- To serve, adjust seasoning with another sprinkle of salt and pepper, then spoon 2 wedges of cabbage and a generous portion of onions, carrots and sauce onto a plate.
Oh, that looks delicious, easy, and indeed comforting. We will have to try that soon!
Holy Moly, that sounds so good. I sometimes wonder why I didn’t like cruciferous vegetables when I was young, they’re so delicious!
I know! I’m lucky that my kids are mostly okay with the cole-crops, because I love them.
I’ve been making a similar braised cabbage — only with butter and chicken stock rather than cream. The only “problem” is that my husband hates cooked cabbage! …Which means that there’s more for me. 🙂
I’ll have to try this with cream next time.
I feel bad for your husband, then. 😉
Um, yes plz.
I like that yours is very hands-off. I make a similar one on the stove top, but I shred my cabbage so it cooks quicker and add lemon juice to help balance the fat of the cream.
Sounds lovely. Should you ever find yourself with pine nuts, sauteed shredded cabbage with lemon and pinenuts is delicious, too.
Add a slice of ham and bing, boom, bam dinner is served. Lovely recipe Erica and for us dairy problem folks I would recommend subbing 1/2 stock and 1/2 cashew milk instead of cream.
Great tip, thanks! I’m made cashew ricotta before and I was SHOCKED at how delicious it was.
Hmmm. I have a head of cabbage at home, and now I know what I’m going to do with it! Darnit though, I don’t think I’m going to have the 2 hours for it by the time I get home from work tonight, and it would have been great with what’s already in the crockpot. Of course, since no one else in the family will eat cabbage, maybe I’ll just make it up for leftovers for the rest of the week.
This will reheat very well, for sure.
I can’t wait to try it! Thanks for the inspiration to try harder to successfully grow cabbage.
It took me a long time to get cabbage right in my garden, even though it’s a supposedly “easy” crop. I remember my first homegrown cabbage. It was heaven. Keep trying, you’ll get there!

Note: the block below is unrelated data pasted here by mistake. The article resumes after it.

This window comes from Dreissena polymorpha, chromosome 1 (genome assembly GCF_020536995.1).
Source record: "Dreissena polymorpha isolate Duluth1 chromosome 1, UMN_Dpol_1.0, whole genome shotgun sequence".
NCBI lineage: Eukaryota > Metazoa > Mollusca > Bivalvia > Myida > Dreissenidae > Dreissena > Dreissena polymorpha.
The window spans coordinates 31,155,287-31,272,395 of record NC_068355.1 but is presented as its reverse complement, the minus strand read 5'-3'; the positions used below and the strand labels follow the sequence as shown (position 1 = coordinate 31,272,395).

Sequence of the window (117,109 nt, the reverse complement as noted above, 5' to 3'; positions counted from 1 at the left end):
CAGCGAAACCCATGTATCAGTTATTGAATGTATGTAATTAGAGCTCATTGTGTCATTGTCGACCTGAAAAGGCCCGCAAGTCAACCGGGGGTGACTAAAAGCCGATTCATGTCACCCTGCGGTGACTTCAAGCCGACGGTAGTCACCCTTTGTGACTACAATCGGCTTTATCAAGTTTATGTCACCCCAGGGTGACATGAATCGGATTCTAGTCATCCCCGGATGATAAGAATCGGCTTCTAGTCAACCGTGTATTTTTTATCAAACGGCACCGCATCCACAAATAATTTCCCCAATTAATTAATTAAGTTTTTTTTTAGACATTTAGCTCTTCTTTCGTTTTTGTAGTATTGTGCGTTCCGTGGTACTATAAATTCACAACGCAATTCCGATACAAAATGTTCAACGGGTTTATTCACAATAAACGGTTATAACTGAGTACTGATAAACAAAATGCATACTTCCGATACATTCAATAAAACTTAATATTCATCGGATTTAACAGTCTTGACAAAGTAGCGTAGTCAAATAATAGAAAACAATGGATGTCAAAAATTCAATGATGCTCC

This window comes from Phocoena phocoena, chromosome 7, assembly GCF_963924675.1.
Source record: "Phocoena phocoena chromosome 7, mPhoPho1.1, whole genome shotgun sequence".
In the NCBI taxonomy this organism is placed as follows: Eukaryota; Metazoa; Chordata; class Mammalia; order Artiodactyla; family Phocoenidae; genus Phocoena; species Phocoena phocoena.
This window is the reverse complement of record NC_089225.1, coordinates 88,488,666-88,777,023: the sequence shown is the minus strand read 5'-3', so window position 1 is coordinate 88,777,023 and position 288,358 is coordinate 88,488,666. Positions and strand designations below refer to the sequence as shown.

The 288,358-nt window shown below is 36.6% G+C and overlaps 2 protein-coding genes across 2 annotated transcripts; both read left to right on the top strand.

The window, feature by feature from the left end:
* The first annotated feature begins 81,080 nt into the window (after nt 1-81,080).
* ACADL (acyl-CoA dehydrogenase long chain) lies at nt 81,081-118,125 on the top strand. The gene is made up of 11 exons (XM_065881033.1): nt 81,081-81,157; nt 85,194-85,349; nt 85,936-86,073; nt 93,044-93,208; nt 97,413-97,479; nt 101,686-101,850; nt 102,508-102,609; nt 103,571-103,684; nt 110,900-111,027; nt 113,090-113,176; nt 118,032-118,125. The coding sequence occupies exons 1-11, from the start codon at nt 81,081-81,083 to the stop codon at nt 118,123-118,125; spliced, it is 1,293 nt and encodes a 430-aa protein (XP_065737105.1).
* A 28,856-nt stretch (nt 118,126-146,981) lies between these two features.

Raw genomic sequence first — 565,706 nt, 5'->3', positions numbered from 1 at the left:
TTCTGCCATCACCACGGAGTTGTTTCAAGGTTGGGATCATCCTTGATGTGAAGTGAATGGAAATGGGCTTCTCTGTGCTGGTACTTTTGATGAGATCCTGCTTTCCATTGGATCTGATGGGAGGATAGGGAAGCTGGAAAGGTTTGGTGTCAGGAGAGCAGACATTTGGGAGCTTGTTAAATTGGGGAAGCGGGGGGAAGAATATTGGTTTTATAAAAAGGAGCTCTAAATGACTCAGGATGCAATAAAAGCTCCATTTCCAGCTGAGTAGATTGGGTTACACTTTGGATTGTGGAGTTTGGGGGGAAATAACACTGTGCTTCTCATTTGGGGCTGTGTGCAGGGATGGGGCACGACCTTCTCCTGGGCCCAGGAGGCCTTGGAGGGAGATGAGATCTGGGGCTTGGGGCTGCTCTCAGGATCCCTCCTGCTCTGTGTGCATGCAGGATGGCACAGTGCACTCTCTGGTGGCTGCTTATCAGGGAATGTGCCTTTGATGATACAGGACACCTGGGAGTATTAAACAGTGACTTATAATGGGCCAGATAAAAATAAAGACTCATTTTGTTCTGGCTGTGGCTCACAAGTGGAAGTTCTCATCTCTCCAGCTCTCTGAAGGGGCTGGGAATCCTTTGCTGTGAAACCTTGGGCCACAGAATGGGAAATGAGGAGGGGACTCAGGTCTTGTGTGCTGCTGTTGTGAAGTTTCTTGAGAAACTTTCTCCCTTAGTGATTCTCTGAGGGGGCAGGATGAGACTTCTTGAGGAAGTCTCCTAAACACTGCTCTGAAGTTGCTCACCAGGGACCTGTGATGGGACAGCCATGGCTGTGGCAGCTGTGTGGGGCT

Shannon Thomsen says
Do you think this would work with red cabbage? We have two HUGE heads in the fridge from our last CSA delivery of the winter and I can’t think of much else to do with them. We can only eat so much coleslaw in this house.
I wouldn’t braise red cabbage in cream. I think it would end up funny looking and drab. I like to shred red cabbage, then cook it in a skillet with balsamic vinegar.
Do you think this could be done in a crockpot?
Erica Strauss says
Yes I think so, although you might not get the same caramelization from the high-heat blast at the end.
Hi Erica, I love and trust your recipes. I’m going to try this out using a bunch of brussel sprouts.
As for the red cabbage I braise it with chicken stock, onion, garlic and caraway seeds, salt and pepper, and then finish it with a splash of red wine vinegar and cook for another 5 minutes.
Holy moley this was delicious! I made it tonight, following the recipe, and it was a perfect side for corned beef…or main course with a corned beef side.
I’m definitely making it again. Thank you for another great recipe!
Erica Strauss says
Glad you liked it too!
Terra Vail says
I made this over the weekend to go with corned beef and it was amazing! Thank you so much for the recipe!
Erica Strauss says
Awesome, thanks for the feedback!
I made this last night, using half stock and half cream…so very delicious. My husband said it was even better the second day. Thanks for the wonderful recipe!
I usually stirfry cabbage and onions to go with corned beef, but saw your recipe and thought ‘why not?’…what a lovely accompaniment to the corned beef – really delicious and I will be making this again!